Wednesday, June 7, 2023
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OBAMA: Biden Admin Is ‘Finishing the Job’ He Began as Community-Organizer-in-Chief

'I think it’ll be an interesting test---90% of the folks who are there were there in my administration...'

Even though former president Barack Obama is believed to keep his current office and primary residence both less than two miles, as the crow flies, from the White House, he has been decidedly low-profile in the early days of the current Biden administration.

But in a freewheeling New York Times interview published Tuesday, Obama appeared to admit that with his people installed in key White House positions, Biden’s presidency was his de-facto third term.

“I think that what we’re seeing now is Joe Biden and the administration are essentially finishing the job,” Obama told former Vox editor Ezra Klein, after complaining that former GOP president Donald Trump deprived him of the opportunity to take full credit for the economic boom that occurred in the years following his departure.

With Democrats having successfully managed to wrest power from Trump and install a proper successor, Obama doubled down on his gambit that he would finally get the credit he was due as the chief architect of President Joe Biden’s extreme, globalist agenda.

“I think it’ll be an interesting test—90% of the folks who are there were there in my administration,” Obama said during the podcast.

“They are continuing and building on the policies we talked about, whether it’s the Affordable Care Act, or our climate change agenda, and the Paris Peace Accords, and figuring out how do we improve the ladders to mobility through things like community colleges,” he said. “And if—as I think they will be—they’re successful over the next four years, I think that will have an impact.”

Obama visited the leftist podcast to promote a his third memoir, A Promised Land, which was published only two weeks after the widely disputed Nov. 3 election last year.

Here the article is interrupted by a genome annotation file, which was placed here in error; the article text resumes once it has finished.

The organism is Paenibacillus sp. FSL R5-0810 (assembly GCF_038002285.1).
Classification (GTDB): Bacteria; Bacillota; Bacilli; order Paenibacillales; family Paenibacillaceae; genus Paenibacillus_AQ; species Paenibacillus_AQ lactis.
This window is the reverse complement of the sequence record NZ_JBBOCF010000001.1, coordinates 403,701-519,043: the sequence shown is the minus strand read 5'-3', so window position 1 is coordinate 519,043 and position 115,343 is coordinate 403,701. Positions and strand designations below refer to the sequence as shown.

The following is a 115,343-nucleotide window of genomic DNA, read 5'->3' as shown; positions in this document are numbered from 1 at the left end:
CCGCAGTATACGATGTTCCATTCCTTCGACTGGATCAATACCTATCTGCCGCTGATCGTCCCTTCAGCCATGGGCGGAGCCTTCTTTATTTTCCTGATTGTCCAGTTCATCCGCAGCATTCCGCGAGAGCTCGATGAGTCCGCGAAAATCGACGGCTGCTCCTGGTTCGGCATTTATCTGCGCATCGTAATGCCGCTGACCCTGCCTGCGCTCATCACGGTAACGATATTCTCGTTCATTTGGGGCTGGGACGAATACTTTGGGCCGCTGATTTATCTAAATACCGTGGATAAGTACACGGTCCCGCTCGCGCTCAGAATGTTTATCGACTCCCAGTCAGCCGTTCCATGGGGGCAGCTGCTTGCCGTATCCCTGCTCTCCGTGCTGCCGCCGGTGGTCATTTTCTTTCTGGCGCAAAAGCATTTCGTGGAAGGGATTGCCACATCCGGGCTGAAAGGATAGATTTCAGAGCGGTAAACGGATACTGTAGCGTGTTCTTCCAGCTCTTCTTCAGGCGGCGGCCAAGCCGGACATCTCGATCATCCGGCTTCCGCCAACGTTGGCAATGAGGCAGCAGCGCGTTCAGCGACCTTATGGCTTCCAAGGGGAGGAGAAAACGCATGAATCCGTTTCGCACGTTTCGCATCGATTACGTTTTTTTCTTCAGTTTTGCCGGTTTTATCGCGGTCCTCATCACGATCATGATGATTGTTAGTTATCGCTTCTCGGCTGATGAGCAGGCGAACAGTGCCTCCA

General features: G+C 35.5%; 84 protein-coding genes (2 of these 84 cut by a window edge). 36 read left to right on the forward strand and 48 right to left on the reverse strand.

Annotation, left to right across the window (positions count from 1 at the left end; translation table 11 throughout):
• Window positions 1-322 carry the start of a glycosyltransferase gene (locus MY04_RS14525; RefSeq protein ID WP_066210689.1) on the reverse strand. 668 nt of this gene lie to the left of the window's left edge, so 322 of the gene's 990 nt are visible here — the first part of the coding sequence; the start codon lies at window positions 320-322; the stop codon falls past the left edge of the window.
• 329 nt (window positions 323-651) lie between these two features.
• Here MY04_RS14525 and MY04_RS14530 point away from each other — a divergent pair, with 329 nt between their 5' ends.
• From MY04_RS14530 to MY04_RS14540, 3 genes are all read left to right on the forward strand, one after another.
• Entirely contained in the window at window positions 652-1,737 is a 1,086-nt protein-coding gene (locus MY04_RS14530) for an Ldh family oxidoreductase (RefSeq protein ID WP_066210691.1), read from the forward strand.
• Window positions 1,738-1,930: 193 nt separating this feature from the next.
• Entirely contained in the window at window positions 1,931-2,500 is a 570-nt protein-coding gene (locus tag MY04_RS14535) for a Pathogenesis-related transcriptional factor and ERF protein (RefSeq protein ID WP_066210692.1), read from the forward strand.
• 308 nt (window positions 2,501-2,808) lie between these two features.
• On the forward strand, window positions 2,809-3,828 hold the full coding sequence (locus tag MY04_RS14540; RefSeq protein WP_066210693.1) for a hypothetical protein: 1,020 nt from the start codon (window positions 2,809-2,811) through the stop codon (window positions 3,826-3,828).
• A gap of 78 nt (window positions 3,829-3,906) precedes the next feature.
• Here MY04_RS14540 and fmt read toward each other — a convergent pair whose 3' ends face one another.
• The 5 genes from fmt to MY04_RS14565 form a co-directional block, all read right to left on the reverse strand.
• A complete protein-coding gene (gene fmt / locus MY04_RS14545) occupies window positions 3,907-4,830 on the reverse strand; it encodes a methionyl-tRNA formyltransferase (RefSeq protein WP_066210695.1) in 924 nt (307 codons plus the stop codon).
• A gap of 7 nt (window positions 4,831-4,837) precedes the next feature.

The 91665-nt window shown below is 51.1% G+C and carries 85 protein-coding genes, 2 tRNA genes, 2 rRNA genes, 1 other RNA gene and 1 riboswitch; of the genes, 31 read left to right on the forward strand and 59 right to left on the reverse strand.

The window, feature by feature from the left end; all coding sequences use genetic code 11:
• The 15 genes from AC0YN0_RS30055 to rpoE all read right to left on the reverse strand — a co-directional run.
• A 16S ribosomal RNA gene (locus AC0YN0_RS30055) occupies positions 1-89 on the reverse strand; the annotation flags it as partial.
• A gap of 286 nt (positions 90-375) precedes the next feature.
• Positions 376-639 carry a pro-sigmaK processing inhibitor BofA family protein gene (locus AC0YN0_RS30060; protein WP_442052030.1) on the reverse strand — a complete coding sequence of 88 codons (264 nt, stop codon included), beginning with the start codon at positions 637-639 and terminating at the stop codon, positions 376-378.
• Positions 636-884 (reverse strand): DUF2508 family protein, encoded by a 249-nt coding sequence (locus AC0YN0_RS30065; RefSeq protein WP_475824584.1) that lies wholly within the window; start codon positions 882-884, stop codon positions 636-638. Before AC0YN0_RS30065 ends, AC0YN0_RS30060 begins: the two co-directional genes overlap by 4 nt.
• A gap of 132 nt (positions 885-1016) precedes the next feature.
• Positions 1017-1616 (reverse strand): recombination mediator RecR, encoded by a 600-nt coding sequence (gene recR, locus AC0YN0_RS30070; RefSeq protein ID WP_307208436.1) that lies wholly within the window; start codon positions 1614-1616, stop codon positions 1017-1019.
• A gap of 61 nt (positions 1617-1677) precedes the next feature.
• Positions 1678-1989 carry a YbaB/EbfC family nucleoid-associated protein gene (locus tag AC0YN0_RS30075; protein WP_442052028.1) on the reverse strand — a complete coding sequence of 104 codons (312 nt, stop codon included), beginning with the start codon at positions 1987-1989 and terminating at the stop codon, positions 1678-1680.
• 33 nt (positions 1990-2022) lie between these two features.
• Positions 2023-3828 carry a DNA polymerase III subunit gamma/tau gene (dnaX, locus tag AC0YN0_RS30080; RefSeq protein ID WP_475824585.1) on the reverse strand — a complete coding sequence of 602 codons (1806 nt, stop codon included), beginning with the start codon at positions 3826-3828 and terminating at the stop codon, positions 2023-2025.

But the timing of his reappearance may raise some eyebrows as the honeymoon of Biden’s first four months gives way to growing malaise and criticism.

Biden’s middling 54% presidential approval rating has been consistently underwhelming—despite an inherent polling advantage on the Left that systematically over-samples Democrats and offers up to a double-digit boost for preferred candidates.

Even the administration itself seems inclined to set a lower-than-usual bar of achievement for the country’s biggest popular-vote winner in recorded US history, with Biden’s apparent 82 million backers eclipsing Obama’s own historic 2008 electoral victory by nearly 12 million votes.

Many have assumed that Obama is functioning one or two levels above the Oval Office as a shadowy puppet-master calling the shots for his vacuous former vice president.

Yet, others wondered if he wasn’t shrewdly trying to keep his distance, relishing the fact that Biden’s catastrophic lurch left would validate an early Obama warning: “Don’t underestimate Joe’s ability to f**k things up.”

By comparison, Biden’s policies have made even the radical, highly divisive Obama seem reasonable.

Obama’s administration may have brazenly ignored the Constitution dozens—if not hundreds—of times, forcing even far-left media to admit he left America’s sacred founding documents weaker than he found them.

But at least Obama kept up the appearance of border security and budget restraint, as well as other common-sense presidential obligations toward transparency that have been jettisoned by Biden.

Obama said relatively little in the podcast interview about the Biden administration’s shaky start—including renewed international tensions; an unprecedented immigration crisis; gas shortages; terrorist cyber-attacks; and fears of crippling hyperinflation due to Biden’s proposed $6 trillion budget, replete with welfare entitlements, wasteful boondoggles and unabashed pork spending in the guise of “infrastructure” and “pandemic recovery” funding.

But the nation’s best-known “community organizer” had plenty to say about himself, and his struggles to succeed in a country where systemic racism was constantly hovering like a storm-cloud over his unblemished legacy.

Obama said his presidency was another milestone on the road for the far-left social-justice movement.

“It’s planted a flag from which then the next generation builds—and by the way, the next generation can then look back and say, yeah, we do take that for granted,” Obama said.

Yet, “We can do a lot better than that and go even further,” he added.

Still, he warned that it was far from being an “inevitable progression” since GOP philistines could always rain on the progressive parade with their own political counter-movements.

“Sometimes, the backlash can last a very long time, and you can take three steps back after two steps forward,” Obama lamented.

“But it does seem to be in the nature of things that any significant movement of social progress, particularly those aspects of social progress that relate to identity, race, gender, all the stuff that is not just dollars and cents and transactional,” he continued. “That, invariably, will release some energy on the other side by folks who feel threatened by change.”

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